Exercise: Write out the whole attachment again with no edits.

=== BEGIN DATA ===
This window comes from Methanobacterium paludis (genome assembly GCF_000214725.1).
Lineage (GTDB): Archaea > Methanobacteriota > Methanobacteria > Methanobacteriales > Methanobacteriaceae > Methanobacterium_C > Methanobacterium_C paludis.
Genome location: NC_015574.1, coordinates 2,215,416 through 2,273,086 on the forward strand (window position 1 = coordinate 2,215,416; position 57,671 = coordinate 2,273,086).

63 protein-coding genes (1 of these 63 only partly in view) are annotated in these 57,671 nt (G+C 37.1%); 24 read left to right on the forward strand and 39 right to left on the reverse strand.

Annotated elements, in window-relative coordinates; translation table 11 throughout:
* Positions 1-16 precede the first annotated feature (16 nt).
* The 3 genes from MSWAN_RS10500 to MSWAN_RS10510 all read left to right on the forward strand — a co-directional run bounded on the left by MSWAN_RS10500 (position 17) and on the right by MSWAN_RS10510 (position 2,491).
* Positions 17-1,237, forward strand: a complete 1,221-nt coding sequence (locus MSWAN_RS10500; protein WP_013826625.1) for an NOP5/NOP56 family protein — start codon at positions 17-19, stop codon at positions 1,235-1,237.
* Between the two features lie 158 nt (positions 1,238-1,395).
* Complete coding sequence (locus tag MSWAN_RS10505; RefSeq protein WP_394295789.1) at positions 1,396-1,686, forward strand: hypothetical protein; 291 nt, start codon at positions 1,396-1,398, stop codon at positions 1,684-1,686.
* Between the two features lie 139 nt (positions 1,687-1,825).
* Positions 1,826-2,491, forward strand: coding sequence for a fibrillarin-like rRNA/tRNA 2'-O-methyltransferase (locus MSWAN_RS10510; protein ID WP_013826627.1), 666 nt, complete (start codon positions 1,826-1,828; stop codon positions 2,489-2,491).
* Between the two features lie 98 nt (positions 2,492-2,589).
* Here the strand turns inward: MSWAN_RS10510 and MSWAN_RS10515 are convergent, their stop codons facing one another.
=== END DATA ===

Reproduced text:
This window comes from Methanobacterium paludis (genome assembly GCF_000214725.1).
Lineage (GTDB): Archaea > Methanobacteriota > Methanobacteria > Methanobacteriales > Methanobacteriaceae > Methanobacterium_C > Methanobacterium_C paludis.
Genome location: NC_015574.1, coordinates 2,215,416 through 2,273,086 on the forward strand (window position 1 = coordinate 2,215,416; position 57,671 = coordinate 2,273,086).

63 protein-coding genes (1 of these 63 only partly in view) are annotated in these 57,671 nt (G+C 37.1%); 24 read left to right on the forward strand and 39 right to left on the reverse strand.

Annotated elements, in window-relative coordinates; translation table 11 throughout:
* Positions 1-16 precede the first annotated feature (16 nt).
* The 3 genes from MSWAN_RS10500 to MSWAN_RS10510 all read left to right on the forward strand — a co-directional run bounded on the left by MSWAN_RS10500 (position 17) and on the right by MSWAN_RS10510 (position 2,491).
* Positions 17-1,237, forward strand: a complete 1,221-nt coding sequence (locus MSWAN_RS10500; protein WP_013826625.1) for an NOP5/NOP56 family protein — start codon at positions 17-19, stop codon at positions 1,235-1,237.
* Between the two features lie 158 nt (positions 1,238-1,395).
* Complete coding sequence (locus tag MSWAN_RS10505; RefSeq protein WP_394295789.1) at positions 1,396-1,686, forward strand: hypothetical protein; 291 nt, start codon at positions 1,396-1,398, stop codon at positions 1,684-1,686.
* Between the two features lie 139 nt (positions 1,687-1,825).
* Positions 1,826-2,491, forward strand: coding sequence for a fibrillarin-like rRNA/tRNA 2'-O-methyltransferase (locus MSWAN_RS10510; protein ID WP_013826627.1), 666 nt, complete (start codon positions 1,826-1,828; stop codon positions 2,489-2,491).
* Between the two features lie 98 nt (positions 2,492-2,589).
* Here the strand turns inward: MSWAN_RS10510 and MSWAN_RS10515 are convergent, their stop codons facing one another.